Recognizing the sacrifices and contributions of Black soldiers in America

There is quite a story buried in an unmarked grave at Crystal Lake Cemetery in Minneapolis.

It’s a story about freedom, civil rights, U.S. military service, and discovering your roots. The man buried here is Sgt. John Wesley Harper, one of the first African-American soldiers with the U.S. Army. He fought in the Civil War and then spent his career with a unit at Fort Snelling in Minnesota.

Minneapolis native, Harry Davis, is John Wesley Harper’s great-great grandson. When we walked the grounds of Fort Snelling with him, he mentioned the connection he felt with his past. "It makes the history of my family real," says Harry. "Because when you’re younger you hear stories, you don’t have nothing to apply it to."

Harry is piecing together his family history, which is part of the early African-American history of Minnesota.

Sgt. John Wesley Harper was in the 25th Infantry at Fort Snelling, among the Buffalo Soldiers who were African-American soldiers in the U.S. Army. There is an exhibit at Fort Snelling explaining their work and accomplishments. Bill Convery, the Director of Research for the Minnesota Historical Society, has studied this part of history. 

"From 1882 to 1888, Fort Snelling was home to the 25th U.S. Infantry, one of four regiments that were collectively known as the Buffalo Soldiers. These were African American Regiments, recruits who were segregated in the Army before 1948," says Convery. "There were four companies stationed here (Fort Snelling), approximately 600 soldiers, as well as a military band. They fought in the Spanish-American War, and they fought with distinction in Cuba alongside Teddy Roosevelt’s Rough Riders."

For Harry Davis, he knew some of the pieces of his past, but wanted to document more for his own son. His grandmother had told him stories about John Wesley Harper, and he wanted to find the written history behind it. 

"She used to tell me stories about him because he was in the Civil War. He used to march in the Veterans Day parade and wear his Civil War uniform with his sword. And people were honoring them," says Harry. "This was many moons ago. He died in 1920."

"And what happened to me when relatives found out I was doing that for my son, they started sending me stuff from all over the United States. Aunt so-and-so from Los Angeles had a picture of him when he was 25 years old, which is the Army picture," says Harry.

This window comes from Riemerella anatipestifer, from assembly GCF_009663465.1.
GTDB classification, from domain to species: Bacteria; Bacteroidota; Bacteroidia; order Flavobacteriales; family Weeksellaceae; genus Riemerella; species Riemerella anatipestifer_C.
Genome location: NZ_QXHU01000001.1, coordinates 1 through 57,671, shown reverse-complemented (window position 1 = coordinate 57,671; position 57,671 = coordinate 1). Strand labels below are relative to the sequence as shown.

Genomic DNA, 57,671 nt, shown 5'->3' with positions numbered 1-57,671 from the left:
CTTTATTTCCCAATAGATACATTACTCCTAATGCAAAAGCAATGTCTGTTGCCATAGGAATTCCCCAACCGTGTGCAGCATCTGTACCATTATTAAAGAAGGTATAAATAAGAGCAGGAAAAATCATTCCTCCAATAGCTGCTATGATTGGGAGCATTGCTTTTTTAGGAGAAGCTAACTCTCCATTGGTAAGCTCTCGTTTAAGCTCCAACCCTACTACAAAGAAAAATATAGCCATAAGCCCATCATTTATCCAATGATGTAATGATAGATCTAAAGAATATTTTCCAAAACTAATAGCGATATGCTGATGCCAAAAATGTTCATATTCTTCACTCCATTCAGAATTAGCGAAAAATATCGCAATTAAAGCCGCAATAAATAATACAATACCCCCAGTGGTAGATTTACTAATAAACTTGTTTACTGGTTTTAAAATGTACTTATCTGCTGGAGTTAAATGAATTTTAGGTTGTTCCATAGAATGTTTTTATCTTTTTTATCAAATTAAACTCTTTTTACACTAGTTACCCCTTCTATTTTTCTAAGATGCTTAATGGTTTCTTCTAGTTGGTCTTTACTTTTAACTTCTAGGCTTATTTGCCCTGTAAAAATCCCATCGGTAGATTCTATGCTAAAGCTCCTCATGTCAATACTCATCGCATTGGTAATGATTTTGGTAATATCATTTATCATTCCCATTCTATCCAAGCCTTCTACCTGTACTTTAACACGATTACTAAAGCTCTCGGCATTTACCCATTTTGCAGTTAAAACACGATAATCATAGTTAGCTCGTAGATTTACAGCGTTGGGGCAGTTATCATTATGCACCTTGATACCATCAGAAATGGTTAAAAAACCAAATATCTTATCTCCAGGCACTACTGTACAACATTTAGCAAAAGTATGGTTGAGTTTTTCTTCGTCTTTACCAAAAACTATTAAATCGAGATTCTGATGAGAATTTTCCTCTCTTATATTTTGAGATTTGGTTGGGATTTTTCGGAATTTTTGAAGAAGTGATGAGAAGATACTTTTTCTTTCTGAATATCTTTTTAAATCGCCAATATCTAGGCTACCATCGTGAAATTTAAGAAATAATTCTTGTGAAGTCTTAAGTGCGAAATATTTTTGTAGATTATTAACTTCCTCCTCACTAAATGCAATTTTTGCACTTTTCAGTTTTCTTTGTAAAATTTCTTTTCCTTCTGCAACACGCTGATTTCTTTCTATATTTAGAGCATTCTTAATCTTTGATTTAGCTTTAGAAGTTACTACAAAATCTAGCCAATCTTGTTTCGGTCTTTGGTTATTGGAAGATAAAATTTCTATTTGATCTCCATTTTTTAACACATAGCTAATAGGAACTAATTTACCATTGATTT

John Wesley Harper’s Army career actually began in Massachusetts with the 54th Massachusetts Regiment, the regiment that is the focus of the 1989 movie "Glory". Twenty-three pages of military records show the length of his service and document his time which included getting shot at the Second Battle of Fort Wagner. 

"He actually got shot, and a bullet was in his leg for the rest of his life," says Harry.

A retired Hennepin County Judge is doing what Harry did on a much larger scale. LaJune Lange is embarking on a genealogy project to make sure more of these Minnesota faces, and names are known and that their descendants know this family history exists.

"I think we are missing the Black Civil War story," says Lange.  "It’s good to show that we weren’t missing as a people of African descent in terms of building this state."

Lange is the president of a nonprofit called the International Leadership Institute. "We are looking at military records, cemetery records, interviewing descendants, looking at historic newspapers," says Lange. "St. Paul started publishing in the 1860s, and we have some newspaper accounts from the 1860s."

The Davis family has a rich history of U.S. military service, with Harry’s grandfather serving in World War I, uncles in World War II and Korea, and his son serving in Afghanistan and Kosovo. Harry’s son and grandson joined FOX 9 while walking around Fort Snelling.

"I think more or less, I have revered what those previous soldiers have done and what the bloodline for my family has done. Because if they didn’t do that then the military wouldn’t be what it is now, nor would American history. And the progress African Americans have made, is it perfect? No. But we’ve made quite a few gains since then," says Ramar Davis, Harry’s son.

"They were aware of their role in bringing civil rights to the U.S. and they were aware of their role in advancing civil rights in the United States. And they took very visible positions for equality," says Bill Convery of the Minnesota Historical Society. "That history is still around today, walking around in the memories and legacies of people who live here and remember and tell those stories."